Despite the drop in the gold price in October, demand for gold bullion-backed exchange traded products (ETPs) held firm. Inflows have no doubt slowed down compared to earlier in the year (0.4% increase in holdings in October compared to 12% and 6% increases in February and June respectively), but demand continued during the recent selloff. We believe this is positive since investments in gold bullion ETPs typically represent longer-term, strategic investment demand. In contrast, the latest Commitment of Traders reports shows a significant decline in COMEX1 net long positions, which reached record levels this year. We think COMEX positioning reflects more speculative and shorter-term demand for gold, and the recent decline suggests perhaps some of those weaker players liquidated positions during the October selloff.
Gold stocks underperformed the metal, as expected when bullion prices fall. The NYSE Arca Gold Miners Index (GDMNTR)2 fell 7.3%, and the MVIS Global Junior Gold Miners Index (MVGDXJTR)3 dropped 8.8% during the month. This decline trimmed gains for the year to 79% for GDMNTR and 110% for MVGDXJTR as of October 31, while gold bullion gained 20.3% during the same year-to-date period.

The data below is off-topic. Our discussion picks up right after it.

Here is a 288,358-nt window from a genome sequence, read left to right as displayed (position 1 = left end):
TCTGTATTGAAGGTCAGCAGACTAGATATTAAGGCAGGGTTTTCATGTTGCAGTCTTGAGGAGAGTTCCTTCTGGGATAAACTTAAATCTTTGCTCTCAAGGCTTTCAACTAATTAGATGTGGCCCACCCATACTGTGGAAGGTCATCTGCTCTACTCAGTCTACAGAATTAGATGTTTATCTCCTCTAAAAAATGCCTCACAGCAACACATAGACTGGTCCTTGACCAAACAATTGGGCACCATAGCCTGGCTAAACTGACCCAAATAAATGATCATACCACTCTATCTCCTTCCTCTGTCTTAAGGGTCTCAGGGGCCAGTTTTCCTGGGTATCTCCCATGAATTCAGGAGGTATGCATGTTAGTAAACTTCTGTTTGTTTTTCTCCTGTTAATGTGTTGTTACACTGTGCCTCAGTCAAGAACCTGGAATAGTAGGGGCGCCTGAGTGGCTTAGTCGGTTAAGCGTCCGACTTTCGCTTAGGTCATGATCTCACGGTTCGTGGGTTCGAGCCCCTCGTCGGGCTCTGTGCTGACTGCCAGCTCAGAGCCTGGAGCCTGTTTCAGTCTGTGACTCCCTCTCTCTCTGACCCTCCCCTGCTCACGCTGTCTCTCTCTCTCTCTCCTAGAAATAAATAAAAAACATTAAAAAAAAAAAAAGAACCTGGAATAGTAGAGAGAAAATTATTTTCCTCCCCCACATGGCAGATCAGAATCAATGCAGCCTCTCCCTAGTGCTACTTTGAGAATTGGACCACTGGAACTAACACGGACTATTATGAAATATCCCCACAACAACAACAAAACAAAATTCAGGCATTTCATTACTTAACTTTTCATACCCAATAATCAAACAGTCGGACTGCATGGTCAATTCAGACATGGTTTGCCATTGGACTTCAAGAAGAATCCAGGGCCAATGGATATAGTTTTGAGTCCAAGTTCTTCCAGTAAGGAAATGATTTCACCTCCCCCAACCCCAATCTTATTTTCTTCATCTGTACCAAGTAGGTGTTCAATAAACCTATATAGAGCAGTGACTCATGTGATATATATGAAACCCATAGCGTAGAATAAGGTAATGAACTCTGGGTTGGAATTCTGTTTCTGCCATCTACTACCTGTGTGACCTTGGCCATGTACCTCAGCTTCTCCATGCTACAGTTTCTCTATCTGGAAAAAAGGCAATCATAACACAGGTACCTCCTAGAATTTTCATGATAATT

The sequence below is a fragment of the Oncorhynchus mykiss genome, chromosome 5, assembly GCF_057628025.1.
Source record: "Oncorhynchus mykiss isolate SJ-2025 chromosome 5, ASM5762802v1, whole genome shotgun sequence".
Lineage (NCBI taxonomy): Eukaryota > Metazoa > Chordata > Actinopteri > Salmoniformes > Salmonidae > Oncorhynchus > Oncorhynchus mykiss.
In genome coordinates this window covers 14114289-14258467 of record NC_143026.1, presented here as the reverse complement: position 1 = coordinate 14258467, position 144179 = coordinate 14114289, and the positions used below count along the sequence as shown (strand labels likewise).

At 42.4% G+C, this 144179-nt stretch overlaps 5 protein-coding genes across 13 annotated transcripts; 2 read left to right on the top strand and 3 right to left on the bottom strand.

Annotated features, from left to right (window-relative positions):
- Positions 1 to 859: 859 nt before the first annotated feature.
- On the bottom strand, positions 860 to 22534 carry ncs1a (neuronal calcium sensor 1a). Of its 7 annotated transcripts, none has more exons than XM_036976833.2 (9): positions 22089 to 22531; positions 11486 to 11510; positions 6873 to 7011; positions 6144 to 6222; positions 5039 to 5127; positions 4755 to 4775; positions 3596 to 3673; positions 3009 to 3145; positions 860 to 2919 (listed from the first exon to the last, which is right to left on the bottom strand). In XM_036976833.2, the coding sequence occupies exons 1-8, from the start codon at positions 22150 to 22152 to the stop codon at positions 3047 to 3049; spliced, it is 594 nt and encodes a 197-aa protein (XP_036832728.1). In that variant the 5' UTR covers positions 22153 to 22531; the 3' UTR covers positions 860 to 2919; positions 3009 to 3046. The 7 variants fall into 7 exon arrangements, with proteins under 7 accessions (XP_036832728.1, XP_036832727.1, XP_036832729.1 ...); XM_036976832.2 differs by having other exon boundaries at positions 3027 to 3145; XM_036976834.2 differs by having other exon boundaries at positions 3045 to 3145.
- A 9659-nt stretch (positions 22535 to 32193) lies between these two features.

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The demand for metals (GLD) (GDX) (SLV) as an alternative asset class increased due to weakness in the US dollar (UUP). The dollar shed some of its previous gains as investors bet on the inflation resulting from Trump’s fiscal policies to cut US taxes and increase infrastructure spending. Analysts believe that, as an asset, gold is oversold—its 14-day RSI (relative strength index) slipped below 30 for three consecutive sessions. As gold provides a good inflationary hedge, low prices boost the demand for gold. Additionally, lower prices for the metal may tempt physical buyers back to the market.
However, gold may face short-term headwinds due to uncertainty surrounding the Fed’s rate hike. Moreover, strengthening of the dollar, rising large-cap (VTI), mid-cap (MDY), and small-cap (RWM) equities and high-interest rates may keep dragging down gold prices. In the next part, we’ll discuss how the demand for gold has increased in Asian markets due to demonetization in India.